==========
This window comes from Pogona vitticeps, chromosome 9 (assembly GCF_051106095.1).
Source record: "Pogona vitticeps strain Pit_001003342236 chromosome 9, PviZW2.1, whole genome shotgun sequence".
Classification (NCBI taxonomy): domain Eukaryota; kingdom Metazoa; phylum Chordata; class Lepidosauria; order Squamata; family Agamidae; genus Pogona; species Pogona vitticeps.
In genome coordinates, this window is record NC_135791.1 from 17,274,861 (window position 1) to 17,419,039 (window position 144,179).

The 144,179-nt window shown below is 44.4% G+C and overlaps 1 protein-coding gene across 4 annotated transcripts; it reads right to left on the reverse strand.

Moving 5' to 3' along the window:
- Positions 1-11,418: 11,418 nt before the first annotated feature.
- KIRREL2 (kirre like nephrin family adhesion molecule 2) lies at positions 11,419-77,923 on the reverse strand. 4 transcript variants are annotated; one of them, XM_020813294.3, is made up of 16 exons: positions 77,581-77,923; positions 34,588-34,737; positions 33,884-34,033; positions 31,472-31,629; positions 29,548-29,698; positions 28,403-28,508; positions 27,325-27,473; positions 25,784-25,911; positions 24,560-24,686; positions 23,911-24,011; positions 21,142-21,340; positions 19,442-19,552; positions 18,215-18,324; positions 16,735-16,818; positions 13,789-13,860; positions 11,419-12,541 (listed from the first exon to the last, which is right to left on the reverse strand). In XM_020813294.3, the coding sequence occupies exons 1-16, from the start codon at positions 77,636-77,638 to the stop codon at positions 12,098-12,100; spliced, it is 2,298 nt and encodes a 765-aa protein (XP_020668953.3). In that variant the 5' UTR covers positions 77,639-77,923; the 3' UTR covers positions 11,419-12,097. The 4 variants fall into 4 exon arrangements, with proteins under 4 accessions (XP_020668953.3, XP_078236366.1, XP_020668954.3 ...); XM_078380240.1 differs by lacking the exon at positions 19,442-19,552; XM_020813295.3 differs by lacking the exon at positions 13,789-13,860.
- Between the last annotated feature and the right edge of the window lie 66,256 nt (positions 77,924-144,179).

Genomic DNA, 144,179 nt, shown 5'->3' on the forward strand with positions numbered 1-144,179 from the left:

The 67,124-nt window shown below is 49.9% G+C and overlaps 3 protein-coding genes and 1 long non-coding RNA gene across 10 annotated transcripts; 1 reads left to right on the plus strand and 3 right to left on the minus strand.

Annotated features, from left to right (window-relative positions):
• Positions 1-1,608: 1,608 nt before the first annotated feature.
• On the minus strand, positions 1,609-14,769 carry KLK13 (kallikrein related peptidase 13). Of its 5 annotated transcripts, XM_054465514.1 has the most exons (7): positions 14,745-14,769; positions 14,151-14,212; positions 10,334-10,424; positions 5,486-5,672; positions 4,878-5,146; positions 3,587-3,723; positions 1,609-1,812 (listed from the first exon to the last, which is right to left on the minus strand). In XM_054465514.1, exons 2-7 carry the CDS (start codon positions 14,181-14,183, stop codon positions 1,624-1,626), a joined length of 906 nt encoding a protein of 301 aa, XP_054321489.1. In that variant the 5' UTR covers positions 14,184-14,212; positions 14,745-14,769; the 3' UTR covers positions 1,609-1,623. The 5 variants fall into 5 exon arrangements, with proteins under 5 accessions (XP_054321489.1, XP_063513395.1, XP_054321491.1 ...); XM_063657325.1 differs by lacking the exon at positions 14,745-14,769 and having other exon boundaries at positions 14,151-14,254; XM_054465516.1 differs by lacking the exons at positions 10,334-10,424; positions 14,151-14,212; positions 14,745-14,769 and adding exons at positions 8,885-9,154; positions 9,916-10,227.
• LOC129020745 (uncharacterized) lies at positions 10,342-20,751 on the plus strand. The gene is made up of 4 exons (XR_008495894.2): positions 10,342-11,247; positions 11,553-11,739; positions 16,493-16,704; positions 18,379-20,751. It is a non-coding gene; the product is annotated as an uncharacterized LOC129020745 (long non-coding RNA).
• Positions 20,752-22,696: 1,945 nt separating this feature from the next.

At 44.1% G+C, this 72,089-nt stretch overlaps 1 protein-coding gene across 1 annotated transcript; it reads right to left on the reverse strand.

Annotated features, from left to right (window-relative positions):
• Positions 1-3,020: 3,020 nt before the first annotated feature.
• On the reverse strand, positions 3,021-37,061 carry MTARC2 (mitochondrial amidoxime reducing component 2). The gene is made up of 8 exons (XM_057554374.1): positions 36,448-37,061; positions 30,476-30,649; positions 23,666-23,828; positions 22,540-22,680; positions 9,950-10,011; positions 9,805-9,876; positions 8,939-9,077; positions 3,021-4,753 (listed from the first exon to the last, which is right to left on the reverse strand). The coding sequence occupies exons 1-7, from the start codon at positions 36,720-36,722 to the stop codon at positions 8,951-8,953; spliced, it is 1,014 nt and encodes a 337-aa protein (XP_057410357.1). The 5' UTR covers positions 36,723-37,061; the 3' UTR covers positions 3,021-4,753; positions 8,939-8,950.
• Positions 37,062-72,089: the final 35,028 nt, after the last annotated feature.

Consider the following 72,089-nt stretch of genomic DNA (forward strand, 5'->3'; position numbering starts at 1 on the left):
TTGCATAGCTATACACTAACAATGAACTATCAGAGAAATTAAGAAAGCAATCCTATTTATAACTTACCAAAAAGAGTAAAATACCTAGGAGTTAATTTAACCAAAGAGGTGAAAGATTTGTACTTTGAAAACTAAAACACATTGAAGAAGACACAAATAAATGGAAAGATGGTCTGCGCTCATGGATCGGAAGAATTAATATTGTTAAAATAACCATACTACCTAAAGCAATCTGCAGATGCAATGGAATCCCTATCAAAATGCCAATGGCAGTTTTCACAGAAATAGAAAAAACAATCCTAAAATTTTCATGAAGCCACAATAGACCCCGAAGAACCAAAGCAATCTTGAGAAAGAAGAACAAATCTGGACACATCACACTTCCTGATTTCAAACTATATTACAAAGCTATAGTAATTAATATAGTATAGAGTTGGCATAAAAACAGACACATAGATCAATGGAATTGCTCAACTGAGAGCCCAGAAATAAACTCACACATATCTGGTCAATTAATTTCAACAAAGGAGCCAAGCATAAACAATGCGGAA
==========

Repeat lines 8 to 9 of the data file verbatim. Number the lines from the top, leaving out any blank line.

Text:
- KIRREL2 (kirre like nephrin family adhesion molecule 2) lies at positions 11,419-77,923 on the reverse strand. 4 transcript variants are annotated; one of them, XM_020813294.3, is made up of 16 exons: positions 77,581-77,923; positions 34,588-34,737; positions 33,884-34,033; positions 31,472-31,629; positions 29,548-29,698; positions 28,403-28,508; positions 27,325-27,473; positions 25,784-25,911; positions 24,560-24,686; positions 23,911-24,011; positions 21,142-21,340; positions 19,442-19,552; positions 18,215-18,324; positions 16,735-16,818; positions 13,789-13,860; positions 11,419-12,541 (listed from the first exon to the last, which is right to left on the reverse strand). In XM_020813294.3, the coding sequence occupies exons 1-16, from the start codon at positions 77,636-77,638 to the stop codon at positions 12,098-12,100; spliced, it is 2,298 nt and encodes a 765-aa protein (XP_020668953.3). In that variant the 5' UTR covers positions 77,639-77,923; the 3' UTR covers positions 11,419-12,097. The 4 variants fall into 4 exon arrangements, with proteins under 4 accessions (XP_020668953.3, XP_078236366.1, XP_020668954.3 ...); XM_078380240.1 differs by lacking the exon at positions 19,442-19,552; XM_020813295.3 differs by lacking the exon at positions 13,789-13,860.
- Between the last annotated feature and the right edge of the window lie 66,256 nt (positions 77,924-144,179).